Mr. Assange, the founder of WikiLeaks, is central to a critical debate about secrecy, privacy and the public interest in the digital age. And if the United States or any other government has a legal case against him — whether over allegations of rape, which is why the Swedes want to question him, or the publishing of confidential documents, which is what WikiLeaks does — it should no longer be held up by a procedural dispute.
Mr. Assange’s long years in the Ecuadorean Embassy have not silenced WikiLeaks, as the recent distribution of hacked emails from the Democratic National Committee demonstrated. Nor have his years in the embassy resolved questions about the legality or morality of Mr. Assange’s self-appointed mission.
Unlike Pvt. Chelsea Manning and the other celebrated leaker of United States government documents, Edward Snowden — both of whom worked directly or indirectly for the government and released documents they knew they were not allowed to release — Mr. Assange and his organization publish materials others have purloined. The legal issues are therefore different, and it is far from certain that the United States could build a successful case against Mr. Assange, an Australian national.
Mr. Assange’s principles are also a different story. He has been accused even by those who have hailed his exposés of government secrets — including the director of a film about WikiLeaks, Alex Gibney, in an Op-Ed article in The Times on Aug. 8 — of recklessness with personal information and of using leaks to settle scores. The publication of Democratic Party emails came days after Mr. Assange’s denunciation of Hillary Clinton and just before she was officially named the Democratic presidential nominee; neither he nor other WikiLeaks officials would confirm or deny that the hacked information came, as widely suspected, from Russia.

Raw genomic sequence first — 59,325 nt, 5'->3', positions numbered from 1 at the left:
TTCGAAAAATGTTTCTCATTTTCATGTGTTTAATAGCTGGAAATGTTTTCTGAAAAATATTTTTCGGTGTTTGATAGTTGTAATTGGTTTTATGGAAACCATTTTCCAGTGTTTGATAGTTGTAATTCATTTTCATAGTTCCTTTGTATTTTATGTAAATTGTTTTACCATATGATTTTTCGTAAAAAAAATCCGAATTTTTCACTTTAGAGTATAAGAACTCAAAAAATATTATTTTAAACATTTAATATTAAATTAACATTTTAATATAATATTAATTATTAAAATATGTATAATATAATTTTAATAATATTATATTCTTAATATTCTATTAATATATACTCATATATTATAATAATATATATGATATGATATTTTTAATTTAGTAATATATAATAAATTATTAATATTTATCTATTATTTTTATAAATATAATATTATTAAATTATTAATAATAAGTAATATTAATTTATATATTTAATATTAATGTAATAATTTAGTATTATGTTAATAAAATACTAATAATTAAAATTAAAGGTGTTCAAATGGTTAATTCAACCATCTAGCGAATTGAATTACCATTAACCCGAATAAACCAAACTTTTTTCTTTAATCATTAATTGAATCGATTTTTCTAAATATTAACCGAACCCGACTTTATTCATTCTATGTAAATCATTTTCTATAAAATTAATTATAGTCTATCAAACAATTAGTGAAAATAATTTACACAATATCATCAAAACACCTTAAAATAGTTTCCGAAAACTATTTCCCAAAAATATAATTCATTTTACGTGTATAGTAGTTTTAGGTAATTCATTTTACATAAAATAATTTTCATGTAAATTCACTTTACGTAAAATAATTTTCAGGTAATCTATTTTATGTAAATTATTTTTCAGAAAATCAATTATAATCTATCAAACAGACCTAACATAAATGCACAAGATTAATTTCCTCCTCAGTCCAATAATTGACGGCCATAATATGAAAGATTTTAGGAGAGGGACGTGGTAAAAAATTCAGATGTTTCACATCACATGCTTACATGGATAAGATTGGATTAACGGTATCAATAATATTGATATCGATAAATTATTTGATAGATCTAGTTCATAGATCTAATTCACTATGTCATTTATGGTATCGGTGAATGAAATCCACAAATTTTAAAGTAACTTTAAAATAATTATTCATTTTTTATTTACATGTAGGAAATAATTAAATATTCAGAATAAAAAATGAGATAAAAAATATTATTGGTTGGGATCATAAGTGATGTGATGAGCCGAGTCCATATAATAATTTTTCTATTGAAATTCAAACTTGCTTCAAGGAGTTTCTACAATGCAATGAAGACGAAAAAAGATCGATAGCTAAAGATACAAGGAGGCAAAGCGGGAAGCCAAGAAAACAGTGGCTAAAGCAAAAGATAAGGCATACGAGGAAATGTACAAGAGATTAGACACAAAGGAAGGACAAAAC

More troubling, the D.N.C. trove included individual Social Security and credit card data whose disclosure served no public purpose.
The 2010 allegations about which Swedish prosecutors want to question Mr. Assange have not led to legal charges, but until recently Sweden insisted that the questioning be done in Sweden. Mr. Assange presumed that would also lead to his extradition to the United States to face charges over the Manning leaks, and so took diplomatic refuge in the embassy.
Whether or not Sweden decides to formally charge Mr. Assange after questioning him, he may still be reluctant to abandon the Ecuadorean Embassy. But at least the focus of this curious saga will move closer to the serious legal, ethical and security issues at its core.